I've been spending an awful lot more time lately, looking at videos and images of the wild aquatic habitats that inspire me so much, and I think we're at a real "inflection point" in our sector of the hobby.
We're past the point of simply seeing "if this botanical stuff works" and are now into the "next level" of botanical-style aquarium practice. Now, to me, it's about really working on aspects of replicating the wild systems from which our fishes come. Personally, I'm ready for this! My next set of aquariums will even more fully embrace the concept of "functional aesthetics" which we talk about so much here.
I feel like I (and you, as an extension!) have made a number of moves over the past couple of years into different directions that have given me the skills and experience necessary to "put it all together" and move further out into a more unique direction.
For example, I am very, very deep into studying the substrate materials which accumulate in these habitats. They're substantially different than those that we have used in the aquarium hobby for generations. The gravels and sands that we use are fantastic, and facilitate function and ease of maintenance for the widest variety of aquarists. However, many of them bare little resemblance to the substrate materials found in the wild habitats we attempt to replicate.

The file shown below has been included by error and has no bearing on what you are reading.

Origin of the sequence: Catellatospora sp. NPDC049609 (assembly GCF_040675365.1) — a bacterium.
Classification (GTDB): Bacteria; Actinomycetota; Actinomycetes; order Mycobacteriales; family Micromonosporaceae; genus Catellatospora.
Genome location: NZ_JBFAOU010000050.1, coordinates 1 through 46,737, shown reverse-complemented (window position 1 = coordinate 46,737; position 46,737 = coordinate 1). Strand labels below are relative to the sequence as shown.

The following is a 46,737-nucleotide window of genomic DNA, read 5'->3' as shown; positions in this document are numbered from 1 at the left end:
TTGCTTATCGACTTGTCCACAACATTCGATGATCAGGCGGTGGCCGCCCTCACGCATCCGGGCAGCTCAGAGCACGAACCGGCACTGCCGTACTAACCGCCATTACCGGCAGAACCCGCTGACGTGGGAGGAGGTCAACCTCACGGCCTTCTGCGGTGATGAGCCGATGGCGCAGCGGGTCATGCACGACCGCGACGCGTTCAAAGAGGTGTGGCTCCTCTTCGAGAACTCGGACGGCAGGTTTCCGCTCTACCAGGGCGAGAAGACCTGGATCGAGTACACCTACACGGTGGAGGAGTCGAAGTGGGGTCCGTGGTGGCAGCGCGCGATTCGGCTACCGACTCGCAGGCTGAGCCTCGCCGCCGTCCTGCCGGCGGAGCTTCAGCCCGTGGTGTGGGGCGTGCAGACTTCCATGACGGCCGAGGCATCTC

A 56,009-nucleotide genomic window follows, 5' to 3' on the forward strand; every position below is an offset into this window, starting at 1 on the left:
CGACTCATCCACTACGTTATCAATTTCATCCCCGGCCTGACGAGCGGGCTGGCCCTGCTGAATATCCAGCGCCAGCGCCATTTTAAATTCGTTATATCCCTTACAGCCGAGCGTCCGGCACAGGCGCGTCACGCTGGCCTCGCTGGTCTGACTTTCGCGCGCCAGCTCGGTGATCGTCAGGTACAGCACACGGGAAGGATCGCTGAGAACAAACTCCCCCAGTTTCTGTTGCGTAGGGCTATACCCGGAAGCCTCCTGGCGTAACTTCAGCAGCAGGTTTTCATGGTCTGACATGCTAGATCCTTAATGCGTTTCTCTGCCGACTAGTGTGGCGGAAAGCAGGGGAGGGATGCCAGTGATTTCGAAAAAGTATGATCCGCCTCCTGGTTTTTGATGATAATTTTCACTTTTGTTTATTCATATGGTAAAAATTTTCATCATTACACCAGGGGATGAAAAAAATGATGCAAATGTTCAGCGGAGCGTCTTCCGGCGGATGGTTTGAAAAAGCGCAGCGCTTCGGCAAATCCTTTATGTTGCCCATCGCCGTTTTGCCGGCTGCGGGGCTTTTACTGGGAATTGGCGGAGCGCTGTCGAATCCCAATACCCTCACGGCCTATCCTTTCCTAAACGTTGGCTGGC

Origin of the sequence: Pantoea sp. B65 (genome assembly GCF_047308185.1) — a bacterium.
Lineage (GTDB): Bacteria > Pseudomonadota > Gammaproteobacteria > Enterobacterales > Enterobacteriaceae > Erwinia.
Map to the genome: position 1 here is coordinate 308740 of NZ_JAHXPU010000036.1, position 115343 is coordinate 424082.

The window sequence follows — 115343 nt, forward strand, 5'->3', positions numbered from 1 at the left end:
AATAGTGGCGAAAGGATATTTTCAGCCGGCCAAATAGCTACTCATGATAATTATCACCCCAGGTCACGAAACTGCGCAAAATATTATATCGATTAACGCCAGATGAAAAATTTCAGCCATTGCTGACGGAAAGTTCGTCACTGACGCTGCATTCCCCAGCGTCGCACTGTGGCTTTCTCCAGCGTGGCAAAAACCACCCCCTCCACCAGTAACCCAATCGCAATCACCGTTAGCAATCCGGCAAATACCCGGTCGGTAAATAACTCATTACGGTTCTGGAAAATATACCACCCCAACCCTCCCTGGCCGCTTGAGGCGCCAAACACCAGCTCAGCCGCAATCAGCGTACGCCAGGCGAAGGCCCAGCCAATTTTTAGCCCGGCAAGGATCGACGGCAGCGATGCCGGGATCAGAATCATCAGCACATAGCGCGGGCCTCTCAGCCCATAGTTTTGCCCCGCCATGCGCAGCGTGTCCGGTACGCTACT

In the flooded forests of South America- the varzea (flooded "whitewater" forests) and igapo (flooded "blackwater" forests), the substrates are unique. The varzea soils are lighter, more "soil-like", nutrient-dense substrate.Higher soil to sand ratio (ie; minor amounts of sand). Minerals, such as Montmorillonite are present. They have high water retention capacity. The igapo, on he other hand, is a much lower-nutrient, claylike, and more acidic substrate material, mixed with fine, white sand (pure quartz). It has a much higher sand/soil ratio than varzea, and tends to desiccate more quickly in the dry season.
And the other interesting thing about these natural substrates is that they accumulate leaf litter differently. The varzea, which is based largely on the vegetation which is dominant in these habitats tends to have greater leaf drop which is processed and decomposed quickly. The leaves are typically larger and more deciduous.
Nutrient poor, low-productivity savanna vegetation, like palms, sedges, and submersed aquatic macrophytes form the basis of the botanical influence in the igapo, and the leaves which accumulate tend to be small, scleromorphic, and are decomposed much more slowly, often remaining less decomposed for extended periods of time, potentially years.
So, without me giving you every single detail on these habitats (we'll discuss more in future installments!), suffice it to say that, if you do your homework and read up on these distinct environments, you could utilize specific materials to replicate both the form and function of them in the aquarium.
What does all this mean?
Well, to me, it means that my next aquariums are going to be much more authentic representations of these habitats, in terms of both form and function. They will bare little resemblance to the biotopic replications I've done previously. Well, they'll have some aspects- the darker, not-quite-crystal-clear water, and the heavy influence of botanicals. However, they'll also have much more "dirty-looking", siltier substrates, and more "habitat-specific" leaves and botanical accumulations.